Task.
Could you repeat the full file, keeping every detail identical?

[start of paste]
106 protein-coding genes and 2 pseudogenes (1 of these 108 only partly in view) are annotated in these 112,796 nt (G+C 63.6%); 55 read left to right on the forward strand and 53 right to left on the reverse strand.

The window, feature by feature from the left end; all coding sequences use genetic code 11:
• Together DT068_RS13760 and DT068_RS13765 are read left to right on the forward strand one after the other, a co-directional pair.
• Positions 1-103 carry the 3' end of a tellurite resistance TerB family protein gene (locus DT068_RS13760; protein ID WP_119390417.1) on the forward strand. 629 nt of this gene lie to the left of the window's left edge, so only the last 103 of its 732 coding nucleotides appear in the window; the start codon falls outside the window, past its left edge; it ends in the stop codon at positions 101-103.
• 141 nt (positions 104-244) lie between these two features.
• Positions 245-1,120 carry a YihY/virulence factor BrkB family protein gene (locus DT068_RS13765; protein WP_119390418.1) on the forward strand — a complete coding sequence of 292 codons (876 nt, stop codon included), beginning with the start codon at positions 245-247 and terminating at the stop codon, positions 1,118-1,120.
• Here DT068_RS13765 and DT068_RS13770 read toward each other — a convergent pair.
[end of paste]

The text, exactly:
106 protein-coding genes and 2 pseudogenes (1 of these 108 only partly in view) are annotated in these 112,796 nt (G+C 63.6%); 55 read left to right on the forward strand and 53 right to left on the reverse strand.

The window, feature by feature from the left end; all coding sequences use genetic code 11:
• Together DT068_RS13760 and DT068_RS13765 are read left to right on the forward strand one after the other, a co-directional pair.
• Positions 1-103 carry the 3' end of a tellurite resistance TerB family protein gene (locus DT068_RS13760; protein ID WP_119390417.1) on the forward strand. 629 nt of this gene lie to the left of the window's left edge, so only the last 103 of its 732 coding nucleotides appear in the window; the start codon falls outside the window, past its left edge; it ends in the stop codon at positions 101-103.
• 141 nt (positions 104-244) lie between these two features.
• Positions 245-1,120 carry a YihY/virulence factor BrkB family protein gene (locus DT068_RS13765; protein WP_119390418.1) on the forward strand — a complete coding sequence of 292 codons (876 nt, stop codon included), beginning with the start codon at positions 245-247 and terminating at the stop codon, positions 1,118-1,120.
• Here DT068_RS13765 and DT068_RS13770 read toward each other — a convergent pair.